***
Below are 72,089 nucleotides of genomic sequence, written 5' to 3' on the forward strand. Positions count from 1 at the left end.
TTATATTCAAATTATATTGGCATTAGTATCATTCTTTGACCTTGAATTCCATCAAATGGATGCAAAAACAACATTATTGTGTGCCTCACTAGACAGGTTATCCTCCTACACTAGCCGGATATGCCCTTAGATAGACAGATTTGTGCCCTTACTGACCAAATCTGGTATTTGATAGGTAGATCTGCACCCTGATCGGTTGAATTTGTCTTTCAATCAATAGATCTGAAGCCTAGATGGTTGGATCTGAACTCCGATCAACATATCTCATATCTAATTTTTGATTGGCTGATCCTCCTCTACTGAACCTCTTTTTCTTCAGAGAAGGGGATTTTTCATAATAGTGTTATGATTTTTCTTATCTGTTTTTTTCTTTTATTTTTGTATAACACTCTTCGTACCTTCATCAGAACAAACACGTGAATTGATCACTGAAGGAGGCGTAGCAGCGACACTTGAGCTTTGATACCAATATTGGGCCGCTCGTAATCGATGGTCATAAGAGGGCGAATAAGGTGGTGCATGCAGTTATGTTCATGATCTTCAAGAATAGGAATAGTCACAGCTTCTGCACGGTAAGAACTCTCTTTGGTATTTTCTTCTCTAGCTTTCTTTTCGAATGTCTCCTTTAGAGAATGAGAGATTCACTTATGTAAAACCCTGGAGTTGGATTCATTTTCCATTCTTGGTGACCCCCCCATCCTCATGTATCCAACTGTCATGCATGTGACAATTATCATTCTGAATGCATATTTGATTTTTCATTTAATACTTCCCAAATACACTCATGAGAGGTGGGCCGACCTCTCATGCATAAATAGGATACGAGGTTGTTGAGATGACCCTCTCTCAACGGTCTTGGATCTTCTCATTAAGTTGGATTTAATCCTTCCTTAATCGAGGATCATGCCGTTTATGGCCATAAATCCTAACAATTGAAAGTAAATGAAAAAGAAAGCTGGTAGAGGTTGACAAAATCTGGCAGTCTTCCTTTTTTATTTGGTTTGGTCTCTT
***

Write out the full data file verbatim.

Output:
Below are 72,089 nucleotides of genomic sequence, written 5' to 3' on the forward strand. Positions count from 1 at the left end.
TTATATTCAAATTATATTGGCATTAGTATCATTCTTTGACCTTGAATTCCATCAAATGGATGCAAAAACAACATTATTGTGTGCCTCACTAGACAGGTTATCCTCCTACACTAGCCGGATATGCCCTTAGATAGACAGATTTGTGCCCTTACTGACCAAATCTGGTATTTGATAGGTAGATCTGCACCCTGATCGGTTGAATTTGTCTTTCAATCAATAGATCTGAAGCCTAGATGGTTGGATCTGAACTCCGATCAACATATCTCATATCTAATTTTTGATTGGCTGATCCTCCTCTACTGAACCTCTTTTTCTTCAGAGAAGGGGATTTTTCATAATAGTGTTATGATTTTTCTTATCTGTTTTTTTCTTTTATTTTTGTATAACACTCTTCGTACCTTCATCAGAACAAACACGTGAATTGATCACTGAAGGAGGCGTAGCAGCGACACTTGAGCTTTGATACCAATATTGGGCCGCTCGTAATCGATGGTCATAAGAGGGCGAATAAGGTGGTGCATGCAGTTATGTTCATGATCTTCAAGAATAGGAATAGTCACAGCTTCTGCACGGTAAGAACTCTCTTTGGTATTTTCTTCTCTAGCTTTCTTTTCGAATGTCTCCTTTAGAGAATGAGAGATTCACTTATGTAAAACCCTGGAGTTGGATTCATTTTCCATTCTTGGTGACCCCCCCATCCTCATGTATCCAACTGTCATGCATGTGACAATTATCATTCTGAATGCATATTTGATTTTTCATTTAATACTTCCCAAATACACTCATGAGAGGTGGGCCGACCTCTCATGCATAAATAGGATACGAGGTTGTTGAGATGACCCTCTCTCAACGGTCTTGGATCTTCTCATTAAGTTGGATTTAATCCTTCCTTAATCGAGGATCATGCCGTTTATGGCCATAAATCCTAACAATTGAAAGTAAATGAAAAAGAAAGCTGGTAGAGGTTGACAAAATCTGGCAGTCTTCCTTTTTTATTTGGTTTGGTCTCTT